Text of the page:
Imagine three faces: one smiley, one blank and one pained. Each has the same speech bubble: Thanks a lot. The faces reflect feelings evoked by getting feedback: appreciative, indifferent or disturbed. The words may remain the same but they are coloured by emotion. Constructive feedback is not necessarily positive but it implies learners can do something with it. More than likely, value for learners will trigger a receptive smiley face. A corollary to Caleb Gattegno’s famous observation that teaching is subordinate to learning could be that giving feedback is subordinate to the value it has for learners.
Good feedback also facilitates awareness. It is arguable that only awareness is educable in human beings. Good teaching seeks to raise several awarenesses in learning. The first is the awareness that there is something to be learned. Awareness is also triggered by experiencing what is being taught. Through experimentation and useful feedback, learners create the learning within themselves. Discovery creates real learning. Rote learning only creates reflexes, skills that fade when no longer required.
A failure to create discovery can also encourage a delinquency in motivation. How can learning take place without motivation? Unmotivated learners pay less attention, hence are less likely to experience the awarenesses of discovery associated with learning, and they can venture into misbehaviour. So what can teachers do to create more motivation in the classroom? It begins by being motivated yourself.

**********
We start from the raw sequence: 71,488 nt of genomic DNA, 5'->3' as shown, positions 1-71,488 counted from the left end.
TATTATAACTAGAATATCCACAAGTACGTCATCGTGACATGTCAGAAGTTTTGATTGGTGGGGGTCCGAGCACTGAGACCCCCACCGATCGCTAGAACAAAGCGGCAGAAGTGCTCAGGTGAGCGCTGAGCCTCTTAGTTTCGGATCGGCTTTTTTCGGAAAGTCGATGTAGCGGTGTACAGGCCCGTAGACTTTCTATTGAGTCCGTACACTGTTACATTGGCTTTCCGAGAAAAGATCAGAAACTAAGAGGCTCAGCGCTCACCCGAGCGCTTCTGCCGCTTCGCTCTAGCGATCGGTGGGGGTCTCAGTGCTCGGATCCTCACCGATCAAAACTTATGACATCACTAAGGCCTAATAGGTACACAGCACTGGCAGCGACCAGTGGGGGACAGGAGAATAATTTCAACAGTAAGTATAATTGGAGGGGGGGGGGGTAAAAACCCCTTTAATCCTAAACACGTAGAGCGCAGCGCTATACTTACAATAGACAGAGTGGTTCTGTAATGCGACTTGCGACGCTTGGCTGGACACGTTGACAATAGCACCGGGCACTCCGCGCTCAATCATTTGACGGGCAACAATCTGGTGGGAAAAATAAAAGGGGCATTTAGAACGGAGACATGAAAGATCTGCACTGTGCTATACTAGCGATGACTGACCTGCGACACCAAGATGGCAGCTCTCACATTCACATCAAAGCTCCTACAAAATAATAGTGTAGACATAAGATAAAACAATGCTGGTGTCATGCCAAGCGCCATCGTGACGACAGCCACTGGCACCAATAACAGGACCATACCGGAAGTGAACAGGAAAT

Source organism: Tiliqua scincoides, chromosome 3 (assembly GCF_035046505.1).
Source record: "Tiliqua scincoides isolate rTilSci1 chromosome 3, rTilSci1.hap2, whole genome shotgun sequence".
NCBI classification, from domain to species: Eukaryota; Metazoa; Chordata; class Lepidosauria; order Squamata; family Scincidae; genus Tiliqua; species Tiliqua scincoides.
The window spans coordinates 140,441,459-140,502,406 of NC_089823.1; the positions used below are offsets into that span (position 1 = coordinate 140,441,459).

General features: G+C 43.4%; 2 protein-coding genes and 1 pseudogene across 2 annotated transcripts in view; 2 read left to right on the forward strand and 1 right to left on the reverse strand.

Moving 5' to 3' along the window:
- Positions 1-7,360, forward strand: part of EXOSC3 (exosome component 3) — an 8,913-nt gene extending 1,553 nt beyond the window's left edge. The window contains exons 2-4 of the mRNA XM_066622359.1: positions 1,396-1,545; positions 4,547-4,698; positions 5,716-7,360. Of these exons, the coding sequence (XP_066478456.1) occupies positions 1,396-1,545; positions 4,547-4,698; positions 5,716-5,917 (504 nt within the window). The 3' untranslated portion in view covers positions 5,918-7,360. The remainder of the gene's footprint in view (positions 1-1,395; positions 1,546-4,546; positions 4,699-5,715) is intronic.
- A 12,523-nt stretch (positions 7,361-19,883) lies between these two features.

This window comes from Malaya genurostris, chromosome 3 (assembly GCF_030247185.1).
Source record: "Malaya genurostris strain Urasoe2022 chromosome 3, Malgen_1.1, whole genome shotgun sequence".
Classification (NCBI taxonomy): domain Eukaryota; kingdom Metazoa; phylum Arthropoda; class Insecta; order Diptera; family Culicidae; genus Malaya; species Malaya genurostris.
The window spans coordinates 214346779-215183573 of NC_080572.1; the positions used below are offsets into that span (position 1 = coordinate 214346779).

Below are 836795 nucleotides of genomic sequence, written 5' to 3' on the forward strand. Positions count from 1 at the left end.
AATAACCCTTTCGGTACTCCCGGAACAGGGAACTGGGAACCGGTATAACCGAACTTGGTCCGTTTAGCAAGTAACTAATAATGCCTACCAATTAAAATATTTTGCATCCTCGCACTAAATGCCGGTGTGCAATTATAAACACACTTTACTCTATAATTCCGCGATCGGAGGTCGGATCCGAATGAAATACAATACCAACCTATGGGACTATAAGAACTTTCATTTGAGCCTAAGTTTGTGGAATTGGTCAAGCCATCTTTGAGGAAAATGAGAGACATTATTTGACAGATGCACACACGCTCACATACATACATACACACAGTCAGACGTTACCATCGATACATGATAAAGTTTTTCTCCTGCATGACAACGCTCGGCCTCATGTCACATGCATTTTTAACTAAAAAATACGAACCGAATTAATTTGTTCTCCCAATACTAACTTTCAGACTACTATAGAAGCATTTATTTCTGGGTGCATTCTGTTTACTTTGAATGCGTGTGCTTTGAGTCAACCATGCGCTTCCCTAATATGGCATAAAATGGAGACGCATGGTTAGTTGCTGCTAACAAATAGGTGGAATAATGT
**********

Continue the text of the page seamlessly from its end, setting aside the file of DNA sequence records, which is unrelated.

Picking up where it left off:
Simple exercises for teacher motivation: vary whatever you’re doing. Instead of you writing on the board, have a learner do it. Instead of you always handing out papers, have learners do it. Instead of you always standing in the front, stand to one side, stand in the back, move around. Instead of speaking loudly, speak softly, vary your tone. Instead of you reading a dictation, have a learner read it. Study your routines. Try to shake them up. Raise your awareness of yourself in a classroom.
When I coach corporate speakers in giving presentations, I urge them to look at their audiences when they speak and avoid the allure of PowerPoint software or their scribbled papers. Why? We want to connect with audiences because they are why we’re there, because as they listen they reveal their feedback.
Teachers need to connect with their “audiences” too.
Mumbai-based Richard Cooper has trained or coached for organisations including Barclays Bank, the Coca Cola Company, and the UNDP in Nigeria and in the Democratic Republic of Congo.
Write to him at firstname.lastname@example.org